By Elizabeth Virga
Estate tax. It is a phrase that is not understood by many young people, and many feel that it does not apply to them. Unfortunately, these young people will be affected by the estate tax more than they would have thought. Just like me.
After working to get an undergraduate degree, many of my peers will choose to join the workforce until they can afford graduate school. Many of us aspire to be part of the tax bracket that is directly taxed through creation of our own private businesses or taking over our own family business. Even if we are not pursuing creation of our own private business, it is likely we will be hired by a private business that would be at risk to the damage caused by the current estate tax collection method. If the company is at risk, then all of the workers who are employed by the company are at risk to lose their jobs and livelihoods.
The current estate tax policy has an exemption at $5 million, but that is set to drop to $1 million on January 1st, 2012. This means that when the owner of a private company or farm dies, the value is determined by the IRS, and a 55% tax is placed on every dollar over $1 million. To a young person, $1 million seems like an incredible amount of money, but when you are talking about a farm or business, that adds up quickly between land, equipment and inventory.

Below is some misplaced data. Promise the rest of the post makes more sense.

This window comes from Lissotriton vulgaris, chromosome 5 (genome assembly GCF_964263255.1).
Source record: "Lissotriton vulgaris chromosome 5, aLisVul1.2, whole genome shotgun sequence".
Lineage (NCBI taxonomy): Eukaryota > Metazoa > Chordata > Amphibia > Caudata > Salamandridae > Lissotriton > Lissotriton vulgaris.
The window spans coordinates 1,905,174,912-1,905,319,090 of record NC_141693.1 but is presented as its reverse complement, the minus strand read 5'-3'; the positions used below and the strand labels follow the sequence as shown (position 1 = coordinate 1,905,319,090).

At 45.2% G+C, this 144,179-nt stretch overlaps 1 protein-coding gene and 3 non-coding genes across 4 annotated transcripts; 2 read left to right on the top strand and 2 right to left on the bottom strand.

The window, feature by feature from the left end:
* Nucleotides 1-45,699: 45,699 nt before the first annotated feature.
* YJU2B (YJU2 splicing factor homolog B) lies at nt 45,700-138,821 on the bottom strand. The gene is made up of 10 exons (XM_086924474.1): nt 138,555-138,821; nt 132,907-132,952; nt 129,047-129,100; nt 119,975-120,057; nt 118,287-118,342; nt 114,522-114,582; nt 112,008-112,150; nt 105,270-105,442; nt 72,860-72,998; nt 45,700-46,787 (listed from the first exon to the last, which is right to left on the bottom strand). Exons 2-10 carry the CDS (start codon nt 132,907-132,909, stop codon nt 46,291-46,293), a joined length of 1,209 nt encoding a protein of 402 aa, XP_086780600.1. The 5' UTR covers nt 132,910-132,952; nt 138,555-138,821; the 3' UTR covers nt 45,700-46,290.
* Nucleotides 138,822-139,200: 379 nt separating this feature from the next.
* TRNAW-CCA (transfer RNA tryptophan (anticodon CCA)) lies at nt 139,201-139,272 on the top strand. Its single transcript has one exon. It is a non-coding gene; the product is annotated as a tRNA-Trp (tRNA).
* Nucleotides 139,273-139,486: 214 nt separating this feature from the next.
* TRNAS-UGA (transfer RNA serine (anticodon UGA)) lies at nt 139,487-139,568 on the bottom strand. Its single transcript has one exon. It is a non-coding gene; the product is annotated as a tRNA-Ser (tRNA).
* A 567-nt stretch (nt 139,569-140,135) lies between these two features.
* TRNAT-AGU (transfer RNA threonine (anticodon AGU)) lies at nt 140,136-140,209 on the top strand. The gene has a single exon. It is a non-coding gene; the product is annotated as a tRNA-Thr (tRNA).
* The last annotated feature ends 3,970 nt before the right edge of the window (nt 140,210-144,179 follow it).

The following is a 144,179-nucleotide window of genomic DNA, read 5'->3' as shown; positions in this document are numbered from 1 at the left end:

There are many private businesses, including farms that are land or inventory rich, but cash poor because the value is tied up in assets that make the farm or business work. In order to pay the 55% tax, businesses may have to fire their workers, sell land and inventory in order to liquidate their assets.
There are many flaws in the current collection method of which young people need to be aware. And then there is ASSET: Americans Standing for the Simplification of Estate Tax who are working to fix these flaws and make the collection system sustainable and fair, so that the government maintains the revenue that is coming in and the family farms and companies can continue to progress. ASSET has a permanent solution to a political problem.
Elizabeth Virga is a student at the University of Maryland, College Park pursuing a degree in Government & Politics